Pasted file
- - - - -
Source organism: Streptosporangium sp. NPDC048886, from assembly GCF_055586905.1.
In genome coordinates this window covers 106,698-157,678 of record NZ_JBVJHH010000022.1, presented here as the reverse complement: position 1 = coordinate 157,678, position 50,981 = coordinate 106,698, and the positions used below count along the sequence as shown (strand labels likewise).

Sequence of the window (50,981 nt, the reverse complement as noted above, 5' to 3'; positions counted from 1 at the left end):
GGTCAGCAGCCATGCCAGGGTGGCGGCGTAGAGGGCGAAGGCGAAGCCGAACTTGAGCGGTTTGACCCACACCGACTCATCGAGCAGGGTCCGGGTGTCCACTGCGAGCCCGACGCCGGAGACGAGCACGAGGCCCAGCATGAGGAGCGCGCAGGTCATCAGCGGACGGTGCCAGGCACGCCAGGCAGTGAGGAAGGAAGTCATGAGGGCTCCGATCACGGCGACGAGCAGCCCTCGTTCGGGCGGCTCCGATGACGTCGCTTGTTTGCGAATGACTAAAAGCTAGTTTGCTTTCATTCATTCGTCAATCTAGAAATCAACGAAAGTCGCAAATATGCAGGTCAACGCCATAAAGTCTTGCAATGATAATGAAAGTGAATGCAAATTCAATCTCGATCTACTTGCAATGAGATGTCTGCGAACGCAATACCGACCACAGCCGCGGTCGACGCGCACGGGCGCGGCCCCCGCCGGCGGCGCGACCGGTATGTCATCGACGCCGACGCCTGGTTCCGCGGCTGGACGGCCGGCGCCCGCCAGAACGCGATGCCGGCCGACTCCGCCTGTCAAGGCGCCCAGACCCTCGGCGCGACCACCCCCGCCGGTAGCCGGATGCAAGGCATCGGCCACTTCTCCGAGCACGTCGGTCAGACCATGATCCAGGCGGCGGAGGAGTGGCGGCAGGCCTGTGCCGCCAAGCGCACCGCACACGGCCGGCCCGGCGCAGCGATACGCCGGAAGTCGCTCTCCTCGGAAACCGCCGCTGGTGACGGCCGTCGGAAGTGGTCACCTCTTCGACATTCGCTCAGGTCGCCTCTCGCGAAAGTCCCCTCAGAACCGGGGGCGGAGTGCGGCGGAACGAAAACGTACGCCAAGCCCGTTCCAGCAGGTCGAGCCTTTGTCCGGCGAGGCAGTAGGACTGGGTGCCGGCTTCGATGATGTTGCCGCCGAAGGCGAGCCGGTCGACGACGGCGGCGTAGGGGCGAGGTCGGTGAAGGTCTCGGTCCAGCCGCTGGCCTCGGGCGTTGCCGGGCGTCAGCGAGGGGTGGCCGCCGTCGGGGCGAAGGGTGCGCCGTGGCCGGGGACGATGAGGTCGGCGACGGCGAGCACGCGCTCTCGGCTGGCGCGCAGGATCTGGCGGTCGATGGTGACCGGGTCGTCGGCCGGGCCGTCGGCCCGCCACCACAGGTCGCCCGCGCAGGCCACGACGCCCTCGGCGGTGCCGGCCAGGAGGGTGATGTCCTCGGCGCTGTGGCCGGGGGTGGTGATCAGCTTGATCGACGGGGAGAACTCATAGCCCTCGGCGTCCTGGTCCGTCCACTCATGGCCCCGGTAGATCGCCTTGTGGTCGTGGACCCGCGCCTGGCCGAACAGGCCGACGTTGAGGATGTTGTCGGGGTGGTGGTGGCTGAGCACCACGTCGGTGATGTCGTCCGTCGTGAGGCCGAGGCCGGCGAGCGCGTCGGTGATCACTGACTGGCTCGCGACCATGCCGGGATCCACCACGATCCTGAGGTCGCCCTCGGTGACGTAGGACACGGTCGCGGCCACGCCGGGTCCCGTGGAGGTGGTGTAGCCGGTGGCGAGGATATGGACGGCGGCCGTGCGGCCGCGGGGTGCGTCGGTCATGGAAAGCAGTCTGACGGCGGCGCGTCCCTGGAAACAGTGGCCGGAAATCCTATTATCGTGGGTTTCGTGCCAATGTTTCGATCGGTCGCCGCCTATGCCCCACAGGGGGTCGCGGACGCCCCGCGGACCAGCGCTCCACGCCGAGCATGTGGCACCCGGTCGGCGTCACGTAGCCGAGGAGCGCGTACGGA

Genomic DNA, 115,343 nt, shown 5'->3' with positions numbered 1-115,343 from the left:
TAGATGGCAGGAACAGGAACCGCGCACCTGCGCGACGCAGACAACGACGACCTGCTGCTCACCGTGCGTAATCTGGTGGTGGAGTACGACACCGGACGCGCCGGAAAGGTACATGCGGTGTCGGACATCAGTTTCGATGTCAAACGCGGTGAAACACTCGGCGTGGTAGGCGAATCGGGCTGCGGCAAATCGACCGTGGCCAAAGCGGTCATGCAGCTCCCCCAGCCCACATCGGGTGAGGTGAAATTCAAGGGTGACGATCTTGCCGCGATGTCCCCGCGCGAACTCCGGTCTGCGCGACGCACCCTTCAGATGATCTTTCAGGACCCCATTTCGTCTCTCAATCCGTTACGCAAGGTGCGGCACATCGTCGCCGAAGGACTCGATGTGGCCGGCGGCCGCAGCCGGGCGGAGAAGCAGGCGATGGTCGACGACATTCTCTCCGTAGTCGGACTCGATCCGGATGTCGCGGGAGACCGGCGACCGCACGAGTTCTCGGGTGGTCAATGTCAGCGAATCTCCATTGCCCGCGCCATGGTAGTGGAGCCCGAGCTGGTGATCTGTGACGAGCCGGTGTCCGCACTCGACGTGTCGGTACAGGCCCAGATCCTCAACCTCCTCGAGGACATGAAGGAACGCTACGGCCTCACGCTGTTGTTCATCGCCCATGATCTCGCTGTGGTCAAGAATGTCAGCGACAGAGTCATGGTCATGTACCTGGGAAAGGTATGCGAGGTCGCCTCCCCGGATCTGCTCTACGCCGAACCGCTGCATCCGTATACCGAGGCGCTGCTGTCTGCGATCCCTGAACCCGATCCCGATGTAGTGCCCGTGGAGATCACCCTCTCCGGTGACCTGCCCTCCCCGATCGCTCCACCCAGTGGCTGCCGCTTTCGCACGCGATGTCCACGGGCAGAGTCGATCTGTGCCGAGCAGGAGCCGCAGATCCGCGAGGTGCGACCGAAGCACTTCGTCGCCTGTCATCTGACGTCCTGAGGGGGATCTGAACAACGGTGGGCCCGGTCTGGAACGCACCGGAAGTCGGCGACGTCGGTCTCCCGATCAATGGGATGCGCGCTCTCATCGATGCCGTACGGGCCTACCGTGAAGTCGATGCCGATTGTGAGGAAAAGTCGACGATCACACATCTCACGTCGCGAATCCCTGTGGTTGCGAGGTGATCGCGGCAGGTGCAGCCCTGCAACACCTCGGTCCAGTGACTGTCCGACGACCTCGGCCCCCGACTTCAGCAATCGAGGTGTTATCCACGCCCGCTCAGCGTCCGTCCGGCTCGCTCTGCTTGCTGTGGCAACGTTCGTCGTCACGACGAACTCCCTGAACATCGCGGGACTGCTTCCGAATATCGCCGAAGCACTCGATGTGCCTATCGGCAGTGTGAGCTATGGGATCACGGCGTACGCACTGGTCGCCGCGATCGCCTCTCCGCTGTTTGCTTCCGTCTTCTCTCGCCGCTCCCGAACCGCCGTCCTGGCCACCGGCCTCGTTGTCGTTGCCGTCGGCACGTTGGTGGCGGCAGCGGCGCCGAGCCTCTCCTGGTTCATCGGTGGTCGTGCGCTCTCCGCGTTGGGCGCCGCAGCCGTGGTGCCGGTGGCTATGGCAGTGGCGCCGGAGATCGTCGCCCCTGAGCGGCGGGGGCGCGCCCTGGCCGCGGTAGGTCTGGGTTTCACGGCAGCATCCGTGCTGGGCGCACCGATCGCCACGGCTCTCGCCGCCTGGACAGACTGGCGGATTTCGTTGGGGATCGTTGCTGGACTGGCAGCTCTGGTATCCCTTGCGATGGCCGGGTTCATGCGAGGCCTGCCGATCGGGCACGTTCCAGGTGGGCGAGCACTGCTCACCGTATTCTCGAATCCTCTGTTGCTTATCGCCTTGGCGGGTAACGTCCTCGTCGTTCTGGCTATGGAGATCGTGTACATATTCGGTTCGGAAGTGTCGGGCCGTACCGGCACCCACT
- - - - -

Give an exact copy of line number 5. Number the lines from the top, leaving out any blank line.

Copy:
Genomic DNA, 115,343 nt, shown 5'->3' with positions numbered 1-115,343 from the left: